Taxpayers entrust their tax return preparers with sensitive personal information, and they deserve a guarantee of responsible behavior in return.  Furthermore, preparers are in a position to evaluate the credibility of third-party recipients of taxpayer information, while consumers are not.  In fact, in some cases, companies characterize their information sharing relationships as “trusted” or otherwise vetted by some process to ensure their integrity.  In reality, these information sharing agreements will be made with almost any company, and the offers to enter into one of these agreements are advertised to the world on the Internet, not to a limited group of “trusted” partners.[5]

These factors should create an obligation for tax return preparers to refrain from making disclosures without taking precautions to ensure the continued security of taxpayer information.  Instead, the proposed regulations give consumers a hollow right to control over their personal information because consent to disclosure eliminates most protections.  If tax preparers will not take responsibility for the use of personal data by information sharing partners, IRS should withdraw the consent rule and not allow disclosures for marketing purposes whatsoever.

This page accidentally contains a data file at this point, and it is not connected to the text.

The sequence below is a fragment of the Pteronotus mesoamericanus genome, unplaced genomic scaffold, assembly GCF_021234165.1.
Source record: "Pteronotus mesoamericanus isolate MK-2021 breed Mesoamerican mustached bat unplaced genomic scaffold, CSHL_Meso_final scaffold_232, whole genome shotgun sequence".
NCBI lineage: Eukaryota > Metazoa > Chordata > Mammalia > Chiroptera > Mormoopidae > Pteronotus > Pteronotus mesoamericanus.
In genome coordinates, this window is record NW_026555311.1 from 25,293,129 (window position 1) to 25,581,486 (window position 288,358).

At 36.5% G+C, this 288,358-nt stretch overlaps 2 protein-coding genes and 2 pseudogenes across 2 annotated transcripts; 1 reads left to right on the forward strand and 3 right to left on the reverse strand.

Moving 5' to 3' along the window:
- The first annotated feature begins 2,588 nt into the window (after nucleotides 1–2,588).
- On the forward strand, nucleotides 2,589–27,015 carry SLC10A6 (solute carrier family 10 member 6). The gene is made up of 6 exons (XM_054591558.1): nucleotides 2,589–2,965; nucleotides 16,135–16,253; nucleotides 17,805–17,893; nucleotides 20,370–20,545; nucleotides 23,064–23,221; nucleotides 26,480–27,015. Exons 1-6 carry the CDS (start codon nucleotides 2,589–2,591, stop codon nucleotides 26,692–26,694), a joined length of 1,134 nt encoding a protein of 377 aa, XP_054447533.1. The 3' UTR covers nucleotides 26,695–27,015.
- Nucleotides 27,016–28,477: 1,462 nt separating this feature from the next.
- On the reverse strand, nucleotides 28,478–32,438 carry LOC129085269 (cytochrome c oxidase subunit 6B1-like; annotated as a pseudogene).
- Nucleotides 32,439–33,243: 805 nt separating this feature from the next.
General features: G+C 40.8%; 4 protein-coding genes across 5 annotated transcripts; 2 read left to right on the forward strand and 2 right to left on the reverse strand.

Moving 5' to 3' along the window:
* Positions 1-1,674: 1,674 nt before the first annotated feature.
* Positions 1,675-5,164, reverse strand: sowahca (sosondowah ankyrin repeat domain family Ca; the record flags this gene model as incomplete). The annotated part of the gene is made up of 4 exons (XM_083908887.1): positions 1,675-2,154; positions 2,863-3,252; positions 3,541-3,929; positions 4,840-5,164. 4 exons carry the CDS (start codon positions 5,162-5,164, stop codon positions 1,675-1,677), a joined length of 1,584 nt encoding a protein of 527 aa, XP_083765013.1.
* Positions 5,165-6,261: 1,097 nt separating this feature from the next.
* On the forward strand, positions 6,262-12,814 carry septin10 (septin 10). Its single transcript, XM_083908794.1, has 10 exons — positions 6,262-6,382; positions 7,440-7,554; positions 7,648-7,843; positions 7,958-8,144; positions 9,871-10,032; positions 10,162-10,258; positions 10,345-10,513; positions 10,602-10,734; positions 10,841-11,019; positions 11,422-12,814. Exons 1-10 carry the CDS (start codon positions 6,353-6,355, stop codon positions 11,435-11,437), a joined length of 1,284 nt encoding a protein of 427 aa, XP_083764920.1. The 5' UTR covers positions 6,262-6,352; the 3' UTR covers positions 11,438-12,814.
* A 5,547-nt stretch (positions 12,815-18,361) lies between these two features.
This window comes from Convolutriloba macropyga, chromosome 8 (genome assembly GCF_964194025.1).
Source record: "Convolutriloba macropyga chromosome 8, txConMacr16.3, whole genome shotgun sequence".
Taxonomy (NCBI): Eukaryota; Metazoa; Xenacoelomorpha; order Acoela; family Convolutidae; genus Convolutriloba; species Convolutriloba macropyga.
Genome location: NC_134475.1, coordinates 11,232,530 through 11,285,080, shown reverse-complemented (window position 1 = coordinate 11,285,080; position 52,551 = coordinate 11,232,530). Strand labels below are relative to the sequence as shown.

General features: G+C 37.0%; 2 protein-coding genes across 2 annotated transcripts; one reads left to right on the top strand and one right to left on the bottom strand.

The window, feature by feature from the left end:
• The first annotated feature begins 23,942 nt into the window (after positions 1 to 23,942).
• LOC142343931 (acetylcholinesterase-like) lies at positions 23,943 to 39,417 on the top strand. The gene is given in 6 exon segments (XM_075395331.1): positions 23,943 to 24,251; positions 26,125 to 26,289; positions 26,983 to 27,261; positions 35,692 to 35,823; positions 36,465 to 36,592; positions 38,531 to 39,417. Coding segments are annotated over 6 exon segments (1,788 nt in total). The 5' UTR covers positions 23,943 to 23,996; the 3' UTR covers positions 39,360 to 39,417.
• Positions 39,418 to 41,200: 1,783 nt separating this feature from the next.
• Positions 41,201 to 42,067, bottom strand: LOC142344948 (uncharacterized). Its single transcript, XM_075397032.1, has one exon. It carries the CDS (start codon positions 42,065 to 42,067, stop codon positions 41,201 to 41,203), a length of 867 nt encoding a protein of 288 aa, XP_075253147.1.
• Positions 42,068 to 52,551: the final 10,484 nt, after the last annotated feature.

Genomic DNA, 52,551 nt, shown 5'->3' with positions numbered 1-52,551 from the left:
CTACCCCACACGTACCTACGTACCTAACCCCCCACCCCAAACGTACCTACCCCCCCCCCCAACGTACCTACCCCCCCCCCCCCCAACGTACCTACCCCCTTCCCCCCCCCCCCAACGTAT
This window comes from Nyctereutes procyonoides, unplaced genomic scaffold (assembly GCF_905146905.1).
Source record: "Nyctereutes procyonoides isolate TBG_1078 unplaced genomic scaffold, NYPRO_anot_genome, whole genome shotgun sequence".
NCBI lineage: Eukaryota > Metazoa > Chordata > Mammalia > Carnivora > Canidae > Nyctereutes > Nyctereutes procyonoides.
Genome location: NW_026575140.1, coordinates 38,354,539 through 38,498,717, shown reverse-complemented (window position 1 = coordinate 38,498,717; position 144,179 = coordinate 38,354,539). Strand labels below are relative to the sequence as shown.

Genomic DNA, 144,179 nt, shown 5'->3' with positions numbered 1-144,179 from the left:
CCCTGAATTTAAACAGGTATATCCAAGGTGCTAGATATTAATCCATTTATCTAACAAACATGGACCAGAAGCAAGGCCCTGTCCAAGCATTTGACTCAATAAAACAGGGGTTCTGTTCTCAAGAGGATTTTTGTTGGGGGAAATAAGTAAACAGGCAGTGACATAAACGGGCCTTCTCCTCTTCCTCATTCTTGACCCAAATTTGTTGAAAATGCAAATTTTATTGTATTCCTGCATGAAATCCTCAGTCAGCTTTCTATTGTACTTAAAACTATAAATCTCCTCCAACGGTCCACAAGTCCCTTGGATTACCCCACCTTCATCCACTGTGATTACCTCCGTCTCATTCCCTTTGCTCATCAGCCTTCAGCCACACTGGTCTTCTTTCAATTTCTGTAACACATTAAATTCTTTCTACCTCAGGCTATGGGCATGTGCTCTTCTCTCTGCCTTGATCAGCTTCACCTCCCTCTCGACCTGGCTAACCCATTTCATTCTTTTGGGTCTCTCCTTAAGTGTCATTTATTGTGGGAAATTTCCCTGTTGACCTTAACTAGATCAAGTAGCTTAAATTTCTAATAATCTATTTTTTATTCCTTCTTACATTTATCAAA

This problem is intensified by exceptions to the “knowing and voluntary” consent standard.  Tax return preparers are allowed to disclose information to other domestic preparers, including the contractors who repair their equipment and software, without any guarantee of credibility and without even informing the taxpayer.  Such induced consent is not truly voluntary because consumers will be unwilling to back out of the service entirely by the time they receive the consent notice, and because they will be unable to find affordable alternatives that do not impose the same conditions.